HARRISBURG – Governor Wolf’s veto of amendments to the Human Services Code will block the state from realizing millions – or potentially billions – of dollars in cost savings to taxpayers, according to Senator Scott Martin (R-13).
House Bill 59 would have created a pilot program that would make use of new technology to incorporate evidence-based medicine into care decisions for Medicaid recipients. The program is intended to improve patient outcomes and reduce costs to taxpayers by ensuring Medicaid patients get the care they need, while at the same time preventing misdiagnoses and avoiding unnecessary and costly emergency room visits and hospital admissions.
The plan is patterned after a successful program in Alaska that has helped reduce misdiagnosis rates, improve outpatient care, cut waste, and trim Medicaid costs by over 14 percent. Experts estimate that a similar program in Pennsylvania could generate upwards of $2 billion in annual savings. Pennsylvania’s current budget deficit stands at $2.2 billion.
“Medicaid is an enormous part of our state budget, and the cost to taxpayers will only continue to grow in the future,” Martin said. “As we continue to grapple with a multi-billion dollar deficit, we should be exploring every way to potentially save tax dollars. It is extremely disappointing that Governor Wolf chose to ignore the potential benefits of a program that has already proven to be successful in other states.”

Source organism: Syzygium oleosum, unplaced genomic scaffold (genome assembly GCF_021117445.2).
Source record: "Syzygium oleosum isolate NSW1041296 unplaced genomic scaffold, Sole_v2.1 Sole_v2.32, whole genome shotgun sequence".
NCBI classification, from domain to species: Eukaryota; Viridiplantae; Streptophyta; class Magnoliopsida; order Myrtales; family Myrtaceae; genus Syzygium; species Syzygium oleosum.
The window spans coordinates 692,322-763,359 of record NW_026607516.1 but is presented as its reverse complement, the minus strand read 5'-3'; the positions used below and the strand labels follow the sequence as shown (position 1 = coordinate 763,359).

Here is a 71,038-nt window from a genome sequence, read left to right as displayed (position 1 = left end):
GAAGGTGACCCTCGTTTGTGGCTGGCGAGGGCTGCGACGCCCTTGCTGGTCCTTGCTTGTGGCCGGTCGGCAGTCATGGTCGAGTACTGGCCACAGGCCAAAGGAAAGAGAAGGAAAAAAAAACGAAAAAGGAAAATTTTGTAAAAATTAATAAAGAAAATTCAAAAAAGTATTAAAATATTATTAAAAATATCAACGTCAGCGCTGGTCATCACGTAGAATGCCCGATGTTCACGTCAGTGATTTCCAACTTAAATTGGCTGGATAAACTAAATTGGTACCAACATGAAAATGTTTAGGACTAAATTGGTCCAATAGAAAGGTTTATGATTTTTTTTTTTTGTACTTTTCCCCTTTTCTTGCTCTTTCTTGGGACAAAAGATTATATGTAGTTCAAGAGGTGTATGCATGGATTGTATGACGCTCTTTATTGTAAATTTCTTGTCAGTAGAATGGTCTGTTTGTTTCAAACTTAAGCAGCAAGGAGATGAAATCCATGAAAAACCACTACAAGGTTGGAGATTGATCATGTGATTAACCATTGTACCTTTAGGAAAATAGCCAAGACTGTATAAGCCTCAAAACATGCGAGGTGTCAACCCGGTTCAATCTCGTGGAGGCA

“We have an obligation to manage taxpayer resources as efficiently and effectively as possible. That’s exactly what my proposal was designed to do,” Martin said. “While this veto will delay efforts to save taxpayer dollars, I will continue to work with all of my colleagues in the Senate and the House and use every tool at our disposal to rein in Medicaid costs and ensure this program provides the best possible care to patients and the lowest possible cost.”
“This pilot program would provide numerous benefits without costing the Commonwealth any additional money. It is baffling to me that Governor Wolf would rather side with special interests instead of exploring a proven program to make people healthier and reduce costs,” Martin said.
The bill also included reasonable work and job search requirements for able-bodied, non-disabled, non-elderly, non-pregnant adults who receive Medicaid.
“Vetoing commonsense work requirements is an insult to every hardworking Pennsylvanian that goes to work every day to provide healthcare benefits for his or her family,” Martin said.
CONTACT: Terry Trego (717) 787-6535